Juvenile Court Jurisdiction
By: Kevin Chern
Typically, juvenile courts have jurisdiction over most cases involving legal minors. The age of majority is set by each state and ranges from 16 to 18, meaning in some states, 16- or 17-year-olds may be tried as adults for all offenses. For certain offenses, children younger than the age of majority may be referred to the “adult” criminal court.
Some states have a minimum age of competence, at which point juveniles are prosecuted. Others do not define the age of competence but allow the courts to determine competence on a case-by-case basis.
|State||Juvenile Court Jurisdiction – Youngest *||Juvenile Court Jurisdiction – Oldest **|
|District of Columbia||17|
* Earliest age at which a juvenile court may exercise jurisdiction over a child. States not noted determine the jurisdiction of the court based on case law and circumstances demonstrating the child’s competence, or lack thereof.
** Maximum age at which a juvenile court may exercise jurisdiction over a minor. However, some crimes are, by statute, tried in adult court. Also, juvenile court judges can refer a case to “regular” court. Therefore, many juveniles under the maximum jurisdictional age limit for juvenile court may be processed through the adult court system.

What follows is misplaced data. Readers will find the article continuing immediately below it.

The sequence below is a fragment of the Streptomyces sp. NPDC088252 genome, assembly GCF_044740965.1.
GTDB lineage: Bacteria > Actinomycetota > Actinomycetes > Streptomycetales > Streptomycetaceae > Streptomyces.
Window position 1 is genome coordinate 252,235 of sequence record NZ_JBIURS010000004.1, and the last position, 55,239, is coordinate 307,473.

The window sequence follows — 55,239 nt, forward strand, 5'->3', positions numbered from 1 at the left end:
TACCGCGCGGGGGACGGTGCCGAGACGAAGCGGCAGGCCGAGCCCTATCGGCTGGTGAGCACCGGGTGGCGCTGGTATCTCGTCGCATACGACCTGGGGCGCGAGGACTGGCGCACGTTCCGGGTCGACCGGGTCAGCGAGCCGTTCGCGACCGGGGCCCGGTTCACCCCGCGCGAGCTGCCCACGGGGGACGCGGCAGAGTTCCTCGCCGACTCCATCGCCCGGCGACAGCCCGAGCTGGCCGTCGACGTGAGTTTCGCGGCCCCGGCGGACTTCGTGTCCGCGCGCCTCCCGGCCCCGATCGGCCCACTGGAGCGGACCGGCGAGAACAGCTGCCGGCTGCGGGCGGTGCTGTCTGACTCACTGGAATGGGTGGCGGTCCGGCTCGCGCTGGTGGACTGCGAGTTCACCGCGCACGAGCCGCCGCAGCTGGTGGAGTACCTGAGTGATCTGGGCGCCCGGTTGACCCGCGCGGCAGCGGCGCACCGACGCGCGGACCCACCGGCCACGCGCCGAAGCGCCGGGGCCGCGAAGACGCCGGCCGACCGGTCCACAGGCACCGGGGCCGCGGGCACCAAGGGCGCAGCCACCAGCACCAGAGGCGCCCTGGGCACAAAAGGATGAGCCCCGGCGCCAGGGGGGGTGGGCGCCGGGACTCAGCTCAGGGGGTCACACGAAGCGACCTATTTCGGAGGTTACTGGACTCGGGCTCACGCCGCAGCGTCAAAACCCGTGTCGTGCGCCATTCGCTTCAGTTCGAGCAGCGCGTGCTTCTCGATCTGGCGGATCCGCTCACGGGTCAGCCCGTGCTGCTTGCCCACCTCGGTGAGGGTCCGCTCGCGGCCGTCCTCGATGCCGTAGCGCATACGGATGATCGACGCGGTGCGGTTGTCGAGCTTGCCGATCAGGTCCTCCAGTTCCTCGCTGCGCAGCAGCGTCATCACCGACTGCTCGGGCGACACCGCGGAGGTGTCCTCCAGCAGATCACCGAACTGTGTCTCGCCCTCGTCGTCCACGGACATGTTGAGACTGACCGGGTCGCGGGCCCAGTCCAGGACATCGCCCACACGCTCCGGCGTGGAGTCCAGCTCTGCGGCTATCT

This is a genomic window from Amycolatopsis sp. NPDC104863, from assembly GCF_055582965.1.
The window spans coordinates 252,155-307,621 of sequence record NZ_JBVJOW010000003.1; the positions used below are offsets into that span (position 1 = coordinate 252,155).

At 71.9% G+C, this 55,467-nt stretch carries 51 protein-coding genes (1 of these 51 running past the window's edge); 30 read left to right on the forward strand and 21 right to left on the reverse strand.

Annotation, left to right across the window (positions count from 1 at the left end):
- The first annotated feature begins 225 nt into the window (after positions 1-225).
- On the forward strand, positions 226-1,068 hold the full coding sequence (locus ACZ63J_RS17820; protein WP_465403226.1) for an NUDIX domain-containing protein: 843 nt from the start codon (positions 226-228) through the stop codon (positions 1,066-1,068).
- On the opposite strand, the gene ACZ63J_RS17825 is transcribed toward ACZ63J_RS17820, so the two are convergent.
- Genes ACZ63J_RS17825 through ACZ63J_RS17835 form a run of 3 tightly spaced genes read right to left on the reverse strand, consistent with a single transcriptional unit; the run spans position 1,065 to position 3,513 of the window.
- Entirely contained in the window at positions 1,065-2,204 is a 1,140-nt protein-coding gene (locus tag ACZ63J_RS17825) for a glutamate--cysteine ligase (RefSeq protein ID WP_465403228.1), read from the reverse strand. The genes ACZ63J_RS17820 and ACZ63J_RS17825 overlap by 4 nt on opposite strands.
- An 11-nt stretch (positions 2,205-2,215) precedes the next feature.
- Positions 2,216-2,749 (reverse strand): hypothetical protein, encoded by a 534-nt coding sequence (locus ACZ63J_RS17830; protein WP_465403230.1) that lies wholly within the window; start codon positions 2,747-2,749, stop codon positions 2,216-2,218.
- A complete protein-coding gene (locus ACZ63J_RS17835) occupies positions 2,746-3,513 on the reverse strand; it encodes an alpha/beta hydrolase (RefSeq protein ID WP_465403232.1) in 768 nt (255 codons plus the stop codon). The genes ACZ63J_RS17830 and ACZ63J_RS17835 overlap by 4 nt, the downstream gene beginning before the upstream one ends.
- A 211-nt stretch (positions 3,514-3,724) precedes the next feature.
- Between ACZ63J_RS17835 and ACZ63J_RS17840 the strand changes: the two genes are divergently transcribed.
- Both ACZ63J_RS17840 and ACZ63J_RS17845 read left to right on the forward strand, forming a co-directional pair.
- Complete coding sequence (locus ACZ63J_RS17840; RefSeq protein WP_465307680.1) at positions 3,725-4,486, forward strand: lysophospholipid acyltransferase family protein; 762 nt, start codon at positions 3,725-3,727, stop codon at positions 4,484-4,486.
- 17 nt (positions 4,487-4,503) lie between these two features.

Is Your Child Facing Charges? Speak with an Attorney Today
Juvenile charges can bring life-long consequences. Depending on your child’s age, the nature of the charges, and whether this is a first or repeat offense, a conviction as a juvenile may lead to anything from parental supervision to imprisonment.
To get a better understanding of the charges your child is facing and the potential consequences, discuss your child’s case with a local criminal defense attorney. Getting started is easy. Simply fill out the quick case review form below to arrange your free initial meeting with a defense lawyer today.
This table is believed to be accurate as of August 2009. This table is provided for general informational purposes only and should not be relied upon. Many factors besides the maximum/minimum ages for jurisdiction impact whether a minor is tried in juvenile court or adult court, and the specifics vary from state to state.
For legal advice, consult a criminal defense attorney in your state. Simply fill out our free attorney evaluation form or call 877-445-1059 today and we will connect you with an attorney in your area for your no-obligation consultation.